Crews and bulldozers on Friday morning worked to secure fire lines by clearing fuels like grass and trees from the tail of the fire near Funny River to Cole Creek Lake, officials say. Helicopters dropped water to help crews defend the Funny River community.

By Friday afternoon, ground wildland fire crews were headed to the northwest corner of the Pollard subdivision to hike to the fire, Nelson said. Water-scooping planes dipping into Tustumena and Skilak lakes are working that side of the fire. Aircraft dropping water now have permission from the U.S. Fish and Wildlife Service to use chemical retardant on the flames and bulldozers are allowed to build fire line in the refuge, which is unusual.

As of Friday morning, the fire was 3 1/2 miles from the Kasilof River, 3 miles east of the Pollard subdivision, and 3 1/2 miles from the Cardwell area, though at least some of those numbers have changed since then. The perimeter reached Funny River Road at Mile 7.5 and the shores of Tustumena Lake to the south.

The southern end of the fire made a late run to the southeast Thursday and was less than 2 miles from 10 homes at the Bear Creek subdivision on Tustumena Lake as of Friday, according to an update from fire managers. Smoke jumpers and a fire crew from Oregon deployed there for structure protection.

The NASA Earth Observatory on Friday released a stunning image of the fire as seen from space: a dense, dark gray wedge of smoke punctuated by towering white pyrocumulonimbus clouds -- hellish "thunderheads formed when superheated air rises above an intense fire" where hail, lightning and strong winds often occur.

Residents near the other large fire burning in Alaska -- the Tyonek fire on the northwest shores of Cook Inlet -- have been warned to be ready to evacuate for several days but fire officials late Friday said progress was going well. Five more wildland fire crews arrived Friday as the blaze grew to more than 1,900 acres. A new management team was expected to take command of the fire on Saturday morning.

The fire grew only slightly on Friday, according to an update from the Alaska Division of Forestry.

Fire officials have notified Beluga residents that if fire reaches Shorty Creek, they'll need to be on alert in case evacuation becomes necessary.

The fire was about a half-mile from there Friday evening but not advancing, Palmer-based state fire management officer Norm McDonald said.

"It's been holding up really good today," McDonald said. "We got the extra people in there. The winds have been cooperating so far."

A red-flag fire warning continued into the evening for the Susitna Valley and the Kenai Peninsula, but the National Weather Service lifted the warning for other areas of the state.

A number of Tyonek residents, especially elders bothered by the heavy smoke, have already left the village of about 150 people that's bustling with fire crews and equipment. McDonald said crews tried to make room for a funeral in the village on Friday.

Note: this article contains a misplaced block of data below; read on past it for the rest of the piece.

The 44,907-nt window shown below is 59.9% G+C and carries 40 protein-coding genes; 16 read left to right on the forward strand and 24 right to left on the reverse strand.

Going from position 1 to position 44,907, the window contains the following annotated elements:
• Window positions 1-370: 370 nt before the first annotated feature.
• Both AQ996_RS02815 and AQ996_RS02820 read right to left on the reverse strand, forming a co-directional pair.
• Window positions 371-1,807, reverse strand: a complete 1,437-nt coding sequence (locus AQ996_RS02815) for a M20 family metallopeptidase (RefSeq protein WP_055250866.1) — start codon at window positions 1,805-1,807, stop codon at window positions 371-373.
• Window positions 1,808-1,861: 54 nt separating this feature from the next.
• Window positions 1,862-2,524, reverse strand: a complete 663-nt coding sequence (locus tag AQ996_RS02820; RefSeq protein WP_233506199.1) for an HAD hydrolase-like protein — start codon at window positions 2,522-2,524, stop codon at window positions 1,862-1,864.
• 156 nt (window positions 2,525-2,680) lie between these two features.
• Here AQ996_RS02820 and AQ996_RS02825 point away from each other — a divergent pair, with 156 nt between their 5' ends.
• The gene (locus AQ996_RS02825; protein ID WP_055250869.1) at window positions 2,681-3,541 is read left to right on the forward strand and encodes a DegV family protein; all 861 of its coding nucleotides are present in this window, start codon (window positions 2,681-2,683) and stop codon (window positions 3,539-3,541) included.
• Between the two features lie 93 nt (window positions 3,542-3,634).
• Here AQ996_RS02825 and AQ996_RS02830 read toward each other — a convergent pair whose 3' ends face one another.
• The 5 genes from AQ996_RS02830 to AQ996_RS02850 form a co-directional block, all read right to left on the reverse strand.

Crews counted 217 structures between Viapan Lake and Beluga, according to the update. That accounts for everything from fish camps to sheds to full-time homes.

Beluga, a community of about 50 people in winter, swells to nearly 150 in summer with people flying out to cabins and oil and gas workers such as those at the nearby Beluga River Gas Field.

Along with the residents, the local energy infrastructure has added urgency to firefighting efforts. The Chugach Electric Association power plant sits four miles north of Beluga. An oil-tank farm is within about six miles of Tyonek.

Fire weather forecasters are predicting no significant rain until Tuesday, and even that's a maybe, McDonald said.

A third significant fire burning near the Dalton Highway bridge across the Yukon River and the trans-Alaska pipeline grew to 500 acres by Friday but was moving away from structures and the pipeline, authorities said. Smoke jumpers and other crews secured a Bureau of Land Management visitor center and campground as well as the Yukon River Camp food, fuel and lodging stop. The fire was 10 percent contained, according to a Friday morning update.

Things were looking pretty good for that fire, said Pete Buist, a public information officer with the Alaska Interagency Coordination Center in Fairbanks.

"They've got a lot of work to do there, they got another crew coming in, but they actually got some (rain) overnight," Buist said, adding that higher humidities were also helping crews with direct attack Friday.

Information about current smoke conditions is available from the Alaska Department of Environmental Conservation.

Kenai Peninsula Borough Office of Emergency Services has set up a call line to help homeowners with fire preparedness. Residents can call (907) 714-2495. Information is available at www.borough.kenai.ak.us/emergency-mgmt/fire

Reach Zaz Hollander at zhollander@adn.com or (907) 352-6705. Reach Devin Kelly at dkelly@adn.com or 257-4314.